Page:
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Planet Coaster

Platform(s): PC, PlayStation 4, PlayStation 5, Xbox One, Xbox Series X
Genre: Simulation
Developer: Frontier Developments
Release Date: Nov. 17, 2016

About Brian Dumlao

After spending several years doing QA for games, I took the next logical step: critiquing them. Even though the Xbox One is my preferred weapon of choice, I'll play and review just about any game from any genre on any system.


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PC Preview - 'Planet Coaster'

by Brian Dumlao on Sept. 26, 2016 @ 1:00 a.m. PDT

Planet Coaster will be the new destination for everyone who cares about creative gaming, coaster parks and involving management sims.

Frontier Developments has a pedigree when it comes to creating theme park simulators. Kinect Disneyland Adventures, Thrillville and Zoo Tycoon on the Xbox One demonstrate that they have a knack for crafting virtual representations of theme parks and rides. However, it was Rollercoaster Tycoon 2 and 3 that started them toward this path, with both games still being hailed as beloved classics after all these years. After a stint with Elite: Dangerous, Planet Coaster sees them return to what made them popular, and based on what we've seen so far, they are definitely on the right track.

In the alpha state, Planet Coaster only has two modes. Challenge has you attempting to turn a profit on a park that has nothing but a theme. Sandbox mode is essentially the same thing, minus the monetary goals and budget. In both cases, you're using the buildings and rides that come with the theme, but the layout of the park is all up to you.

The basic tenets of park building are all here. Rides of almost all types are here, from the steel behemoth coasters to the simple teacup ones (no wooden coasters so far). You have decorative scenery to accompany all of this, and you can terraform the land to your liking. Other facilities, like shops and bathrooms and food stands, are available, and while you can place them anywhere you want, you'll still need to have pathways to connect them all. Of course, you can modify just about anything, including the prices for the rides and food in the park.

All of this is done with an interface that's clean and very easy to read. It resembles Windows in a way, so the interface will be very familiar with anyone who's used a PC before. It also means that actions like item placement and terraforming are simple enough to perform, since it only takes a few steps to get it done. Some finger gymnastics are still needed for certain keyboard and mouse commands, but it's nothing the genre hasn't seen before.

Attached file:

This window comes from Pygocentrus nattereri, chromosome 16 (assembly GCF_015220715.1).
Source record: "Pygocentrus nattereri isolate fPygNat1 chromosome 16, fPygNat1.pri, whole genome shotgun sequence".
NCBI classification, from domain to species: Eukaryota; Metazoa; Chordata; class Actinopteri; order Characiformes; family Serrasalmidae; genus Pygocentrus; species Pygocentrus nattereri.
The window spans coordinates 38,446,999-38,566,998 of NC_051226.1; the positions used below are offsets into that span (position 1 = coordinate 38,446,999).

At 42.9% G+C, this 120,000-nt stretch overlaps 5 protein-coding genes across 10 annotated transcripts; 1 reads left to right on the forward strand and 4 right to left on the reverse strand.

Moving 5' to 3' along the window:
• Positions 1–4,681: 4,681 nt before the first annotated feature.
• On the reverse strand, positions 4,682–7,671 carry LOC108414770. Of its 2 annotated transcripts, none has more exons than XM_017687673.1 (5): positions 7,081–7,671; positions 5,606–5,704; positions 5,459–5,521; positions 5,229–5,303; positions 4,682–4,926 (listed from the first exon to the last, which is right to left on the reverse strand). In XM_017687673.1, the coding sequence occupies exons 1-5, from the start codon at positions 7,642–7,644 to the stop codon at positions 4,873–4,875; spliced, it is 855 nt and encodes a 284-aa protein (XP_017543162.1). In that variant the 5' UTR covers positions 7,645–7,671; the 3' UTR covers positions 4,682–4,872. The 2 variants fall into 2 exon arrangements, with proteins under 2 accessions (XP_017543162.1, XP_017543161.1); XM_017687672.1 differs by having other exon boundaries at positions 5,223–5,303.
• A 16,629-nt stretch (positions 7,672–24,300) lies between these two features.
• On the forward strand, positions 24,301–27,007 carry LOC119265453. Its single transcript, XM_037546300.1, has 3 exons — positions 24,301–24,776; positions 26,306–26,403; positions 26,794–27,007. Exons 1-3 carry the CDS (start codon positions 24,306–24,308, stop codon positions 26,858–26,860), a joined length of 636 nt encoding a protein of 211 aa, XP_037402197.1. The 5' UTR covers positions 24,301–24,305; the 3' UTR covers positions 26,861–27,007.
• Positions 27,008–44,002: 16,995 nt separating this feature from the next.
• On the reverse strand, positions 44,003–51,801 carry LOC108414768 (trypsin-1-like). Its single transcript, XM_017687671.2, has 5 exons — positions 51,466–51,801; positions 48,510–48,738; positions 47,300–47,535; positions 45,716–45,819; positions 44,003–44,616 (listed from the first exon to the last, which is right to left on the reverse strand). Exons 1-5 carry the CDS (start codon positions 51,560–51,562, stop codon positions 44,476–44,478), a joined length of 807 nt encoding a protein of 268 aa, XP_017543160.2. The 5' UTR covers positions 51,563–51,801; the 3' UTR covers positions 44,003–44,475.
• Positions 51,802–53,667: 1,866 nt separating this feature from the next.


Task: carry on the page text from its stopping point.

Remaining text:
That same ease of use is applied to the creation of just about any building you want. You can create almost anything, but most will go after the coasters. It only takes a few minutes to create a decent coaster, and it isn't difficult to modify the pieces as you're putting things together. As expected, you can ride any coasters you've created, so you can see how well it runs before opening it up to the public.

Though it doesn't really demonstrate anything new for the park builder genre, Planet Coaster supports creation sharing via Steam Workshop. When you boot up the game, you'll be shown some of the top creators at the moment, and you'll be able to peruse some of their creations. Dig into the Steam Workshop via the Steam client, and you'll see that the list of creations is very sizeable for a title that isn't widely available yet. Everything from re-creation of famous attractions to original creations are all there, and with the knowledge that this sort of thing will only grow once the game is released, it gives park builders a variety of options if they aren't proficient at building creations themselves.

As far as presentation goes, Planet Coaster is a mix of simple and beautiful. The characters look very cartoony with beads for eyes, but their expressions are very clear to read. The environments are fine, with some nice touches like water reflections, but it is the lighting system that impresses. It isn't anything that hasn't been seen before, but the transitions from day to night, along with the shadow changes, look rather nice in a genre that hasn't seen that sort of thing at a modern level.

So far, Planet Coaster is looking to be in good shape. It may not introduce anything new to the genre, but it does a fine job of nailing all of the basics that players expect. The ease of the various menu systems and their clean layout will be a welcome sight for those not familiar with the genre. Most of all, the gameplay remains fun and addictive, something that the recent Rollercoaster Tycoon World couldn't seem to pull off. Definitely keep an eye out for this one as the November release approaches.

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